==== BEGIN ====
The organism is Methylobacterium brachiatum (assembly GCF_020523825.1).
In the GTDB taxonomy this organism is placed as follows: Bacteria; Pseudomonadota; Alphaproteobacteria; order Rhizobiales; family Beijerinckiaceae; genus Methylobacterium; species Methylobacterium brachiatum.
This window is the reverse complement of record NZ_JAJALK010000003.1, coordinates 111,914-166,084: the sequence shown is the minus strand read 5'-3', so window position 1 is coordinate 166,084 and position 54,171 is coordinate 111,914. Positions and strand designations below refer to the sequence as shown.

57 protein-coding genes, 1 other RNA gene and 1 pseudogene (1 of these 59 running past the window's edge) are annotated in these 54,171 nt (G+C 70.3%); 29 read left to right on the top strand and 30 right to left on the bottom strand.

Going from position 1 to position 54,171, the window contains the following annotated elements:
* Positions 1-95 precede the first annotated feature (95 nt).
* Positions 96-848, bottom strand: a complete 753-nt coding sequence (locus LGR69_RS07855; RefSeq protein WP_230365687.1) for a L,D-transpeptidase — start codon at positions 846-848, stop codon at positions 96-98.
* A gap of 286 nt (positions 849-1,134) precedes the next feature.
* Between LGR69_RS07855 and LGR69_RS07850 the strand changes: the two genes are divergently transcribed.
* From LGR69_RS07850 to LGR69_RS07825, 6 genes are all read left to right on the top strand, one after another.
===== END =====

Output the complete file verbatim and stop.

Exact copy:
The organism is Methylobacterium brachiatum (assembly GCF_020523825.1).
In the GTDB taxonomy this organism is placed as follows: Bacteria; Pseudomonadota; Alphaproteobacteria; order Rhizobiales; family Beijerinckiaceae; genus Methylobacterium; species Methylobacterium brachiatum.
This window is the reverse complement of record NZ_JAJALK010000003.1, coordinates 111,914-166,084: the sequence shown is the minus strand read 5'-3', so window position 1 is coordinate 166,084 and position 54,171 is coordinate 111,914. Positions and strand designations below refer to the sequence as shown.

57 protein-coding genes, 1 other RNA gene and 1 pseudogene (1 of these 59 running past the window's edge) are annotated in these 54,171 nt (G+C 70.3%); 29 read left to right on the top strand and 30 right to left on the bottom strand.

Going from position 1 to position 54,171, the window contains the following annotated elements:
* Positions 1-95 precede the first annotated feature (95 nt).
* Positions 96-848, bottom strand: a complete 753-nt coding sequence (locus LGR69_RS07855; RefSeq protein WP_230365687.1) for a L,D-transpeptidase — start codon at positions 846-848, stop codon at positions 96-98.
* A gap of 286 nt (positions 849-1,134) precedes the next feature.
* Between LGR69_RS07855 and LGR69_RS07850 the strand changes: the two genes are divergently transcribed.
* From LGR69_RS07850 to LGR69_RS07825, 6 genes are all read left to right on the top strand, one after another.